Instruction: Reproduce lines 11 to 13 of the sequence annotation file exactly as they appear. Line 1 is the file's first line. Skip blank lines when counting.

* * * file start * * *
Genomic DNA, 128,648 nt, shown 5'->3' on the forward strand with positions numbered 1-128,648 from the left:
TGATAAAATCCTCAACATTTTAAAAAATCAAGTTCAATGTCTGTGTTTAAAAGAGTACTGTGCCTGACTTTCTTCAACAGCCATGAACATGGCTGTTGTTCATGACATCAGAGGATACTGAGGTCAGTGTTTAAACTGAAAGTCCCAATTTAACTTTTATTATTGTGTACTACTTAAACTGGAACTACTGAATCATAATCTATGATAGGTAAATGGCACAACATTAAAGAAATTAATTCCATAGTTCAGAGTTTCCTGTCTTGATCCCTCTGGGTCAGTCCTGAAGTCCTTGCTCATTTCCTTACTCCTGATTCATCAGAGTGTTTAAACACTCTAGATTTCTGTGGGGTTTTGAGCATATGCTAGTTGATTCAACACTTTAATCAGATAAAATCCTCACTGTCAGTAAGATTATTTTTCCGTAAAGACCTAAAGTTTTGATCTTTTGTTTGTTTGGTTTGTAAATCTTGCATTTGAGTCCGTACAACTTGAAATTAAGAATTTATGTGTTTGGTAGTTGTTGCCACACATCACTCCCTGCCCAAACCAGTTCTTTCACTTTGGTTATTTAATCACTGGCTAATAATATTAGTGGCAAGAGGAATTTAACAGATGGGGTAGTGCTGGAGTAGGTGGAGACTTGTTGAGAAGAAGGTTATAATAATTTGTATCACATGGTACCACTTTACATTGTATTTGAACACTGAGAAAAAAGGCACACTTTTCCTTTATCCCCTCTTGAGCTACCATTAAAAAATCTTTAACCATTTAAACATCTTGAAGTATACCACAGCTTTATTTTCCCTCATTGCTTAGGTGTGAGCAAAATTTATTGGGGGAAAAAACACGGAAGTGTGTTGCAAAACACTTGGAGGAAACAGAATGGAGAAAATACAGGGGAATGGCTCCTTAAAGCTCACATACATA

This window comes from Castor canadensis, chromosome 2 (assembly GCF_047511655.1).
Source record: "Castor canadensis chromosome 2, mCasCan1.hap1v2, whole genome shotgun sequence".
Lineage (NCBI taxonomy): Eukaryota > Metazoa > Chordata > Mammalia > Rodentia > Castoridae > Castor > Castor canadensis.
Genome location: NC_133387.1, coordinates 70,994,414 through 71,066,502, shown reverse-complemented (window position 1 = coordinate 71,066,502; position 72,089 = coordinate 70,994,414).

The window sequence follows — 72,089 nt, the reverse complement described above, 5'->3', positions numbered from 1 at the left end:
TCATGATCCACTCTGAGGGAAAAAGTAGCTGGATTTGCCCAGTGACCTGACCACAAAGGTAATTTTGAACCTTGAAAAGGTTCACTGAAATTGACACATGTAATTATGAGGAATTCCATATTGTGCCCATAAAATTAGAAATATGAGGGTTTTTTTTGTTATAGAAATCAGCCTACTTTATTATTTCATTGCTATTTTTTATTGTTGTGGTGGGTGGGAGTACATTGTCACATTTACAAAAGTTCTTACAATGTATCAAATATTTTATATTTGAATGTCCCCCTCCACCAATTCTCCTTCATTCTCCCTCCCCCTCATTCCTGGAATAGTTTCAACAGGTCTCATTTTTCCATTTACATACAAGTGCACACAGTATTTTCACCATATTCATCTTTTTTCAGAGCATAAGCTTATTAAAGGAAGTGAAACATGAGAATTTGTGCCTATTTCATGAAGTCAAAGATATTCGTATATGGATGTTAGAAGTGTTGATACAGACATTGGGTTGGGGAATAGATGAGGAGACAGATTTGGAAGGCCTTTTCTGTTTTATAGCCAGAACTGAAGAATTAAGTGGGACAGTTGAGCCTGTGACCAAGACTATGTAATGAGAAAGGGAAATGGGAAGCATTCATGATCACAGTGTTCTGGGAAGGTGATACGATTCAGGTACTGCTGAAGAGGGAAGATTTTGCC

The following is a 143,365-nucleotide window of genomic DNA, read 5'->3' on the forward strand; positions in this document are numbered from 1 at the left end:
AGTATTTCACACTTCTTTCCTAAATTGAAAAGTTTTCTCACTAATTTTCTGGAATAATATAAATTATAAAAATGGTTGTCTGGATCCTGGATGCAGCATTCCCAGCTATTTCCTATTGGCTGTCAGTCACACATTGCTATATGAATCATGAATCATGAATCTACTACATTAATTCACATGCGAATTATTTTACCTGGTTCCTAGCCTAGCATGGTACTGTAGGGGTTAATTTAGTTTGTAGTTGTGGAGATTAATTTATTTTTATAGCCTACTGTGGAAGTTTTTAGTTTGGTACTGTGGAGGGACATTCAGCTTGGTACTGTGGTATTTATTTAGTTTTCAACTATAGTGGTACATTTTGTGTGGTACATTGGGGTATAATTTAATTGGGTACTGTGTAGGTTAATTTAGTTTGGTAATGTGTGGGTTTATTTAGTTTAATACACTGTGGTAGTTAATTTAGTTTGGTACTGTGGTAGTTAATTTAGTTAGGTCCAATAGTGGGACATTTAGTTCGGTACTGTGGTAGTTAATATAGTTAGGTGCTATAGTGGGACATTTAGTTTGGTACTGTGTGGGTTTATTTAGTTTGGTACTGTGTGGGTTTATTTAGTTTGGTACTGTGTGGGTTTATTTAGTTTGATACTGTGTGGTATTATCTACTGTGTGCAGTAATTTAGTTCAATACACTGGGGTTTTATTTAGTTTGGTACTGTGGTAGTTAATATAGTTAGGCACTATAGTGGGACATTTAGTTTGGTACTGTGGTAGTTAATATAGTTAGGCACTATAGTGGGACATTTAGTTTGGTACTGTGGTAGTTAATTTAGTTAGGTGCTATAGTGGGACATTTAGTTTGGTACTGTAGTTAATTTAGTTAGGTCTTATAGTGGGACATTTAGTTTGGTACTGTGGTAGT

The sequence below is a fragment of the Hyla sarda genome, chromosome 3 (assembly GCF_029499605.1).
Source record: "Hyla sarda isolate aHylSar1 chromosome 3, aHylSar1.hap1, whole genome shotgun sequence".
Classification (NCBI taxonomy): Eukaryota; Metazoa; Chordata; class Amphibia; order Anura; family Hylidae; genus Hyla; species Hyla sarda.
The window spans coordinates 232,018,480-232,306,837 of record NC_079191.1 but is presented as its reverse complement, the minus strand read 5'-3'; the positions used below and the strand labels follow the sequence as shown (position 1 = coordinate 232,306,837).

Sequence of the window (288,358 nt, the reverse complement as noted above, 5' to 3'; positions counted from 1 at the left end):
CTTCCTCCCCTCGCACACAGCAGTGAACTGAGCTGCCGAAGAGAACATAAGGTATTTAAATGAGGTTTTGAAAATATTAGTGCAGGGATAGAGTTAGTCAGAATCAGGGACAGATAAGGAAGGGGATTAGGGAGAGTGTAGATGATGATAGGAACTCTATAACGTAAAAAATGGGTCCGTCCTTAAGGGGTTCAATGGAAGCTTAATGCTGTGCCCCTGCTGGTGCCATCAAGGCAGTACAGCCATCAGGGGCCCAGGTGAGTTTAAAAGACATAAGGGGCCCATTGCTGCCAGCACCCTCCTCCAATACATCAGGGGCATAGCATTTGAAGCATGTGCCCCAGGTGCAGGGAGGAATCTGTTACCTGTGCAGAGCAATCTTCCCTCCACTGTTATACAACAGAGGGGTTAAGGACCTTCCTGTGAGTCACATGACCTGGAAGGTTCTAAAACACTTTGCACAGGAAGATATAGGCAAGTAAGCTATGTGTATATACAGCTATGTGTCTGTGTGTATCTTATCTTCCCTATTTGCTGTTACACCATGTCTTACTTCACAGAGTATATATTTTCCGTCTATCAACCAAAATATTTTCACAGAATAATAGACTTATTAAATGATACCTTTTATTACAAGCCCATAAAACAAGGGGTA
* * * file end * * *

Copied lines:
The sequence below is a fragment of the Hyla sarda genome, chromosome 3 (assembly GCF_029499605.1).
Source record: "Hyla sarda isolate aHylSar1 chromosome 3, aHylSar1.hap1, whole genome shotgun sequence".
Classification (NCBI taxonomy): Eukaryota; Metazoa; Chordata; class Amphibia; order Anura; family Hylidae; genus Hyla; species Hyla sarda.